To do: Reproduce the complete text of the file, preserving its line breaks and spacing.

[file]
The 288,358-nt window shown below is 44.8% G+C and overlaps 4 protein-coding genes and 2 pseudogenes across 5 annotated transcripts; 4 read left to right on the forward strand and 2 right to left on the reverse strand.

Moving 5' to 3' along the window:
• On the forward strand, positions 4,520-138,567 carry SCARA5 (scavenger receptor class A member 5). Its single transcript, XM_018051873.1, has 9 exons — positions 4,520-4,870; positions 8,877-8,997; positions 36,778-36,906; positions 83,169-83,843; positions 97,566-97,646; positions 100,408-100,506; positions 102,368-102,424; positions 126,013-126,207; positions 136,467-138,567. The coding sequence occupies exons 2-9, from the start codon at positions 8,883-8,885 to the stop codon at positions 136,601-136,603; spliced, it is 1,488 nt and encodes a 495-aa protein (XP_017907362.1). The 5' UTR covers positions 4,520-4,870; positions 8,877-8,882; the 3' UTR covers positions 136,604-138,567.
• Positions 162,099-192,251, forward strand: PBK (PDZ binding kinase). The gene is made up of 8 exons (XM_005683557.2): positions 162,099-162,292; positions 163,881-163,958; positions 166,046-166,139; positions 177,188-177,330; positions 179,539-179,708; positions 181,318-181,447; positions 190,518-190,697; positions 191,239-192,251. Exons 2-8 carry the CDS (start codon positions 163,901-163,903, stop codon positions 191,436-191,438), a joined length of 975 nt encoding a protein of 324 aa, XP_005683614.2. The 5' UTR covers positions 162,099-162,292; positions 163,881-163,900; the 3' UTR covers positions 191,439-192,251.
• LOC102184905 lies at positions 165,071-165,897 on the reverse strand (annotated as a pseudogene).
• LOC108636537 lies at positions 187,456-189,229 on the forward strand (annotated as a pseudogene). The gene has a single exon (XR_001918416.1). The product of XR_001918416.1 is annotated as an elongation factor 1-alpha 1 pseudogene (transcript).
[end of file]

The 288,358-nt window shown below is 44.8% G+C and overlaps 4 protein-coding genes and 2 pseudogenes across 5 annotated transcripts; 4 read left to right on the forward strand and 2 right to left on the reverse strand.

Moving 5' to 3' along the window:
• On the forward strand, positions 4,520-138,567 carry SCARA5 (scavenger receptor class A member 5). Its single transcript, XM_018051873.1, has 9 exons — positions 4,520-4,870; positions 8,877-8,997; positions 36,778-36,906; positions 83,169-83,843; positions 97,566-97,646; positions 100,408-100,506; positions 102,368-102,424; positions 126,013-126,207; positions 136,467-138,567. The coding sequence occupies exons 2-9, from the start codon at positions 8,883-8,885 to the stop codon at positions 136,601-136,603; spliced, it is 1,488 nt and encodes a 495-aa protein (XP_017907362.1). The 5' UTR covers positions 4,520-4,870; positions 8,877-8,882; the 3' UTR covers positions 136,604-138,567.
• Positions 162,099-192,251, forward strand: PBK (PDZ binding kinase). The gene is made up of 8 exons (XM_005683557.2): positions 162,099-162,292; positions 163,881-163,958; positions 166,046-166,139; positions 177,188-177,330; positions 179,539-179,708; positions 181,318-181,447; positions 190,518-190,697; positions 191,239-192,251. Exons 2-8 carry the CDS (start codon positions 163,901-163,903, stop codon positions 191,436-191,438), a joined length of 975 nt encoding a protein of 324 aa, XP_005683614.2. The 5' UTR covers positions 162,099-162,292; positions 163,881-163,900; the 3' UTR covers positions 191,439-192,251.
• LOC102184905 lies at positions 165,071-165,897 on the reverse strand (annotated as a pseudogene).
• LOC108636537 lies at positions 187,456-189,229 on the forward strand (annotated as a pseudogene). The gene has a single exon (XR_001918416.1). The product of XR_001918416.1 is annotated as an elongation factor 1-alpha 1 pseudogene (transcript).